Photos were not allowed inside the auditorium, so I’ve taken the liberty of including some official photos from past events – to give you a sense of how the setup / stage is like. The 90-minute session saw HANDS performing some of their classic pieces, including JU4 JI2, Legacy of Passion, Rhythm Ride, and Drumbeat Inferno. 

CLS_1216_Rhythm Ride

It was amazing to see the raw energy and power emanating from the performers with each stroke and beat, their muscles rippling as they drummed, jumped and somersaulted their way across the stage (yes, somersaults and backflips were involved). Of course, it wasn’t just drums throughout the entire show, as there were also gamelan sections, vocals by guest artists Zamzuriah Zahari and Evelyn Toh, as well as music accompaniment with instruments such as the guitar, cello erhu, ruan, flute, sanxian and viola – truly East meets West. The vocal sections were actually some of my favourites, especially the songs by Evelyn Toh and how well her singing went with the variety of instruments – the beat and the composition was an exquisite blend, literal music to the ears.

CLS_1251_Rhythm Ride

Another piece had the performers whirling like dervishes, their costumes billowing around them. The effect was mesmerising, to say the least. Throughout the performance, there were short breaks in between where audience members were shown videos of the group’s history, past performances and their 20+ year journey.


I thoroughly enjoyed watching Hands Percussion – their passion for their craft is amazing, and I wish more Malaysians would be able to appreciate and support what they’re doing. I mean, if you can pay RM50 for a movie and popcorn, you can pay that amount to watch an arts performance. Because if we as a people don’t appreciate our own culture and heritage, who will?

Follow Hands Percussion on Facebook to stay updated on their shows.

**Photos not watermarked courtesy of Hands Percussion, taken by Claes Chong

The Marriage of Figaro (Le Nozze di Figaro) @ Kuala Lumpur Performing Arts Centre 12-15 October 2017

Even if you’re not a fan of classical music or theatre, I’m sure you’ve heard of Mozart’s The Marriage of Figaro somewhere or other. Or at least, this famous tune:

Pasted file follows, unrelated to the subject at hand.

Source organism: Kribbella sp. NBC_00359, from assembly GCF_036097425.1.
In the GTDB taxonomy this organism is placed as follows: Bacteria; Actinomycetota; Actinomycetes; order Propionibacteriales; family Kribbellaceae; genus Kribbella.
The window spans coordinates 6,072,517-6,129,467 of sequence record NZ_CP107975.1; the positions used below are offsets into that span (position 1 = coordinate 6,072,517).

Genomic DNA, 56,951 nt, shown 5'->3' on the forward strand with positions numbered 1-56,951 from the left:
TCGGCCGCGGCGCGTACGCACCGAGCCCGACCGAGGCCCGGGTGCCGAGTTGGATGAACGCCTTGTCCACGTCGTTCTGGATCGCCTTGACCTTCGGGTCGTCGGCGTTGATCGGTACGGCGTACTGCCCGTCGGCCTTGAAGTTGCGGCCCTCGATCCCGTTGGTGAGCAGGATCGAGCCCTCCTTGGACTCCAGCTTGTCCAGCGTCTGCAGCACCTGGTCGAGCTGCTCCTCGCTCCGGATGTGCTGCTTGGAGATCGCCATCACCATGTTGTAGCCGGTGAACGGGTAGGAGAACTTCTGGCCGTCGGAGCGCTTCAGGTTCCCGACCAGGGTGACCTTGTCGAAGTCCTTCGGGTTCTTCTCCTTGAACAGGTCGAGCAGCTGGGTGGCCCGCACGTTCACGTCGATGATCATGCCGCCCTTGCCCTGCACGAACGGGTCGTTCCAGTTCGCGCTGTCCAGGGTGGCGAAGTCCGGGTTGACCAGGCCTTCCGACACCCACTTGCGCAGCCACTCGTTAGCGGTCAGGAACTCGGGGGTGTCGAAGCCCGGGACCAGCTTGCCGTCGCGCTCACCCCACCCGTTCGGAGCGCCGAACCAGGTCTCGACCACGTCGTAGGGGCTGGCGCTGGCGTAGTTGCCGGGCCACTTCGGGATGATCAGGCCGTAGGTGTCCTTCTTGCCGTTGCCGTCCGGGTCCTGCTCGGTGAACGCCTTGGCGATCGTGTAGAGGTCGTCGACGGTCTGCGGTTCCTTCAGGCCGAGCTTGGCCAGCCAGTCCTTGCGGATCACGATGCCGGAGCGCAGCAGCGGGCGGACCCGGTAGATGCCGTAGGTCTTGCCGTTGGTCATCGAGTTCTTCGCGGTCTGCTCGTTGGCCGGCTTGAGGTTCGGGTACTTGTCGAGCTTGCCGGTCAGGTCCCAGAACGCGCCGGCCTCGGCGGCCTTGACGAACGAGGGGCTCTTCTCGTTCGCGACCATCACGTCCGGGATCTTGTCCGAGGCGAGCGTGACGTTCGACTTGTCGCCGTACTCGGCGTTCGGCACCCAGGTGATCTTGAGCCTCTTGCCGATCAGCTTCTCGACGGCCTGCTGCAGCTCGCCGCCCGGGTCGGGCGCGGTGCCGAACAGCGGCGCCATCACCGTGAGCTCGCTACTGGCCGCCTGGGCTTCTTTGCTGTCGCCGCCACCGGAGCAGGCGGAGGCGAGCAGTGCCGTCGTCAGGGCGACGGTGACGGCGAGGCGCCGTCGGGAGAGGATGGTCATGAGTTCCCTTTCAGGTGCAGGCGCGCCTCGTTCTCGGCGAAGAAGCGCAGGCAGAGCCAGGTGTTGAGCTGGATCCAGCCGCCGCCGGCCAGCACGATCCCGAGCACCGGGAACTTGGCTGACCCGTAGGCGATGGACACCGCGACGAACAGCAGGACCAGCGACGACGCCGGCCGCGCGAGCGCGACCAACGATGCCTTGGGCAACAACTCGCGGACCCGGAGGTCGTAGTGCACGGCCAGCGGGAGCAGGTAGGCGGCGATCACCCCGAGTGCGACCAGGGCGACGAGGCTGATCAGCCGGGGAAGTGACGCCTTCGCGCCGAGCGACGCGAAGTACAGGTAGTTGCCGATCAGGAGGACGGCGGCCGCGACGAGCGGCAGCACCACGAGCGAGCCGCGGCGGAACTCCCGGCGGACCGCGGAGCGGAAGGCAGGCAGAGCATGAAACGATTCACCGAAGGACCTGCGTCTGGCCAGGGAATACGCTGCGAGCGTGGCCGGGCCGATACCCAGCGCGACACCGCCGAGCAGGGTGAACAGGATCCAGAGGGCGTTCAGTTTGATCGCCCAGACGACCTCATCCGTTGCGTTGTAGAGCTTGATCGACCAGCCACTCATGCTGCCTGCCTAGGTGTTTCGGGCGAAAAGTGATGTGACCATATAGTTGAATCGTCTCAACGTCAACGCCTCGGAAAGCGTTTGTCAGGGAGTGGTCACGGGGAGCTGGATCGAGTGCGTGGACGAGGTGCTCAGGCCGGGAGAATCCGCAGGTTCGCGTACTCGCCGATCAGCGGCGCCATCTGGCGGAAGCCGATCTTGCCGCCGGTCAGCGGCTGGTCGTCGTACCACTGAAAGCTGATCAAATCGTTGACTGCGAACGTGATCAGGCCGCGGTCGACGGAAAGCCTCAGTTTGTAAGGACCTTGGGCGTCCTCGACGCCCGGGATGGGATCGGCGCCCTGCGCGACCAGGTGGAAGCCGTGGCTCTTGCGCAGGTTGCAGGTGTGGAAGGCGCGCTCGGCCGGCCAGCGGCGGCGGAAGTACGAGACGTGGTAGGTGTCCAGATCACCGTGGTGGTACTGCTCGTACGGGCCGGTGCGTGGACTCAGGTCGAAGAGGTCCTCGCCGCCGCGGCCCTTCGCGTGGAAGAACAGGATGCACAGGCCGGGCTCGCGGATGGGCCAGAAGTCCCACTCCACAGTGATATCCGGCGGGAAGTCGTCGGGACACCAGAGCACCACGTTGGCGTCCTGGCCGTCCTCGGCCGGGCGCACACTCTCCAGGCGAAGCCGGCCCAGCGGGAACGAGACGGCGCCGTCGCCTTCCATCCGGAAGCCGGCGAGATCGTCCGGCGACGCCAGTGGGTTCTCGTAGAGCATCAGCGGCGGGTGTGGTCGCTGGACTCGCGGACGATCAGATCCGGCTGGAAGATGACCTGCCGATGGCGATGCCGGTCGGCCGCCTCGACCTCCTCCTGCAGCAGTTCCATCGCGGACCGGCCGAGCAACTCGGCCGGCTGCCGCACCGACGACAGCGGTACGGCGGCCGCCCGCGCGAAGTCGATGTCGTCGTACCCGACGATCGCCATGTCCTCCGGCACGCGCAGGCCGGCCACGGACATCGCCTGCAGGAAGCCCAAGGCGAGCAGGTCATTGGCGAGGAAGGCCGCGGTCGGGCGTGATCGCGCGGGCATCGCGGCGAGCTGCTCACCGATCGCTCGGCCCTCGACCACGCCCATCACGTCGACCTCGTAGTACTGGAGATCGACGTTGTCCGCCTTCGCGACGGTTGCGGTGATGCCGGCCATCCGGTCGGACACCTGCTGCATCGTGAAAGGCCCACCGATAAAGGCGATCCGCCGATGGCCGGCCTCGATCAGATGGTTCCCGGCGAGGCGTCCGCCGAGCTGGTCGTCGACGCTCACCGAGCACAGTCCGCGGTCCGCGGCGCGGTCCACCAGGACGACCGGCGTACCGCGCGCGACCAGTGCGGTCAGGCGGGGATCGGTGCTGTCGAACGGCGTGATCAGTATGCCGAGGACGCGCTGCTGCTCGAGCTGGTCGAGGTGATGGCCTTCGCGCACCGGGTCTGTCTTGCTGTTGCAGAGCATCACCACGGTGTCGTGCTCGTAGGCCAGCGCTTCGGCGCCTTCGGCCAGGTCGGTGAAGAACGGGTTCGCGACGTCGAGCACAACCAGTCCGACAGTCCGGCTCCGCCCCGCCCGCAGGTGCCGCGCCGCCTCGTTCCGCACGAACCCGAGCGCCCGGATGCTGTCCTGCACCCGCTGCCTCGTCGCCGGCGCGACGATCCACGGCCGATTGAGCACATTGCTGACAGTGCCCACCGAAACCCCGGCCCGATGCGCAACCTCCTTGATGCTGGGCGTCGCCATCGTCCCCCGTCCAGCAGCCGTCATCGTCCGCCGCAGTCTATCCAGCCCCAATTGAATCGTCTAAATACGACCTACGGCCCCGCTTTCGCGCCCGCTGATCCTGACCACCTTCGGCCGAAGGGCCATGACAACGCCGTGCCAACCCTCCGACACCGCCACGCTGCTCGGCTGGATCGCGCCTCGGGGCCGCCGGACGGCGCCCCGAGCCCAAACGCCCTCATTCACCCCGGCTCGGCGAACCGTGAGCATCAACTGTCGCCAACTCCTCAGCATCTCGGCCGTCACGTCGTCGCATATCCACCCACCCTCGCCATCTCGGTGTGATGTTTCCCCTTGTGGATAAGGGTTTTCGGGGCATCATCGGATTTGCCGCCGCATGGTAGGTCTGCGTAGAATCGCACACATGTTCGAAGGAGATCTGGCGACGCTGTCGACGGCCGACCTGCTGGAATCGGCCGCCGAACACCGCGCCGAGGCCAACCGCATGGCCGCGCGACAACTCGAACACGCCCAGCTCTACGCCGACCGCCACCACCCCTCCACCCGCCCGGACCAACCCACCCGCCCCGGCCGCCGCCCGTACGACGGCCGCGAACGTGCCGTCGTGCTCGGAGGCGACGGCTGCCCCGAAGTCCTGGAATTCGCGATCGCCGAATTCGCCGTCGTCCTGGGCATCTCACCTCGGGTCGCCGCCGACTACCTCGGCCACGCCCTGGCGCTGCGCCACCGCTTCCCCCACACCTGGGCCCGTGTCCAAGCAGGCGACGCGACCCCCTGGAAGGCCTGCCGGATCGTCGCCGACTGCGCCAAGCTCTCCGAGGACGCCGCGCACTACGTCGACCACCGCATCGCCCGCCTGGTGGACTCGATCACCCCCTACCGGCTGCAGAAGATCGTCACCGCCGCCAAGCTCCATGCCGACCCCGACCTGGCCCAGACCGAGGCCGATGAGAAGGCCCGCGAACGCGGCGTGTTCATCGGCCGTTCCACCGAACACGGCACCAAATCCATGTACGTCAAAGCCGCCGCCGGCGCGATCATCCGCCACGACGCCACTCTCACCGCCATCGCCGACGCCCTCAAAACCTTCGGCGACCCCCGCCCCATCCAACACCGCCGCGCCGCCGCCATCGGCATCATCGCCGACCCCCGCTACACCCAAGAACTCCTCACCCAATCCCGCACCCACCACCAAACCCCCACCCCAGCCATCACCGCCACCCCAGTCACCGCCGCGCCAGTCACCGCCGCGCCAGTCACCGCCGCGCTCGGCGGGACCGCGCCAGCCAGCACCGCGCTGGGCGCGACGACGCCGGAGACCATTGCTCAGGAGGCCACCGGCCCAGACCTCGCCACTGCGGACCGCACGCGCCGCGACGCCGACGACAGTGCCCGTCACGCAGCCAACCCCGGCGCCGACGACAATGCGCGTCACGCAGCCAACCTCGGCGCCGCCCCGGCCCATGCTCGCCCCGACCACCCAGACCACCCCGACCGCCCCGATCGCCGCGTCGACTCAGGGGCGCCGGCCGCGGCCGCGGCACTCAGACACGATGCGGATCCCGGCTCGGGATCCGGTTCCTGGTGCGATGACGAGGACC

Composed in 1786, The Marriage of Figaro is a comic opera in four acts that first premiered in Vienna. The opera was based on a stage comedy by Pierre Beaumarchais and tells of how servants Figaro and Susanna struggle to get married while foiling the efforts of their philandering employer, Count Almaviva, to seduce Susanna.

Fun fact: Did you know that Marriage de Figaro was first banned in Vienna ? The Emperor apparently took a dislike to its risque (for that era anyway) and political content and wanted the Austrian Censor to ban it. Eventually, Mozart’s librettist Da Ponte (the guy who writes the lines/script in opera) managed to get approval for the operatic version (he did a few tweaks, such as changing Figaro’s speech about inherited nobility into an aria about unfaithful wives) and bam. Worldwide success – not just for that era, but for hundreds of years to come.

Now, Malaysian audiences can catch the play, as The Marriage of Figaro will be showing at the Kuala Lumpur Performing Arts Centre from 12 til 15 October. Revolving around themes like fidelity and love, the story is sure to entertain the crowd with its meaningful messages and classic songs, coupled with comedic timing.

A sequel to another one of Beaumarchais’ works, the Barber of Seville, the story is set several years later and follows a ‘day of madness’ in the palace of Count Almaviva in Spain. Almaviva, formerly a romantic youth, is now a scheming, bullying lord. He is constantly trying to exercise his doit du seigneur (similar to the English prima noctie) – which is the right of a lord to bed a servant girl on her wedding night – on his head servant Figaro’s bride-to-be, Susanna, who is the Countess’ maid. He comes up with excuses to delay the wedding, So Figaro, Susanna and the Countess conspire to embarrass him and expose his scheming. He counters with his own plans, and so on and so forth – but will true love prevail and can the Count be brought back to his old noble ways?

Presented by the KL City Opera, the production features talented local performers such as Chi Hoe Mak as Count Almaviva, Ho Chi Mei as Susanna and Samuel Lim as Figaro, along with characters such as the Countess, Cherubino. Marcellina, Dr Bartolo and more. Music will be presented by the KL City Opera Orchestra Ensemble, the KL City Opera Chorus, and the children from the Opera for Kids workshop.

Tickets and info can be found at